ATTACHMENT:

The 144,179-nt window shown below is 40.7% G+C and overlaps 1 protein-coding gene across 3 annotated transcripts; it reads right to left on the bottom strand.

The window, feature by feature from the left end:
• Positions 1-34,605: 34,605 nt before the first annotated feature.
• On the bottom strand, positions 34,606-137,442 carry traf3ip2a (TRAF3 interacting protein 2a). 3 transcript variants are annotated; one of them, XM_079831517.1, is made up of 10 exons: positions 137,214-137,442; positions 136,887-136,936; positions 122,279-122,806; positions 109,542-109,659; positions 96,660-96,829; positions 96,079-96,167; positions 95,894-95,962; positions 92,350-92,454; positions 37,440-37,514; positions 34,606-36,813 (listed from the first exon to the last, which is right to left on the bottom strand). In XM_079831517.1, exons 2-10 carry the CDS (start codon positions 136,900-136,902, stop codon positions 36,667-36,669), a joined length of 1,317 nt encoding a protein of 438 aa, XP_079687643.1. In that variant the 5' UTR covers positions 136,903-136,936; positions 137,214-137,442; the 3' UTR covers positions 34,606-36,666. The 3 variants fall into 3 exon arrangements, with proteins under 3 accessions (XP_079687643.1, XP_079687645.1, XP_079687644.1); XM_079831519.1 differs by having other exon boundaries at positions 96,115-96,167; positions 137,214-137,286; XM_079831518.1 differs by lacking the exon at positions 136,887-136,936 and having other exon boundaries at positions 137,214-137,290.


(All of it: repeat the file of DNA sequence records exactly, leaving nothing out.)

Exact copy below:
The 144,179-nt window shown below is 40.7% G+C and overlaps 1 protein-coding gene across 3 annotated transcripts; it reads right to left on the bottom strand.

The window, feature by feature from the left end:
• Positions 1-34,605: 34,605 nt before the first annotated feature.
• On the bottom strand, positions 34,606-137,442 carry traf3ip2a (TRAF3 interacting protein 2a). 3 transcript variants are annotated; one of them, XM_079831517.1, is made up of 10 exons: positions 137,214-137,442; positions 136,887-136,936; positions 122,279-122,806; positions 109,542-109,659; positions 96,660-96,829; positions 96,079-96,167; positions 95,894-95,962; positions 92,350-92,454; positions 37,440-37,514; positions 34,606-36,813 (listed from the first exon to the last, which is right to left on the bottom strand). In XM_079831517.1, exons 2-10 carry the CDS (start codon positions 136,900-136,902, stop codon positions 36,667-36,669), a joined length of 1,317 nt encoding a protein of 438 aa, XP_079687643.1. In that variant the 5' UTR covers positions 136,903-136,936; positions 137,214-137,442; the 3' UTR covers positions 34,606-36,666. The 3 variants fall into 3 exon arrangements, with proteins under 3 accessions (XP_079687643.1, XP_079687645.1, XP_079687644.1); XM_079831519.1 differs by having other exon boundaries at positions 96,115-96,167; positions 137,214-137,286; XM_079831518.1 differs by lacking the exon at positions 136,887-136,936 and having other exon boundaries at positions 137,214-137,290.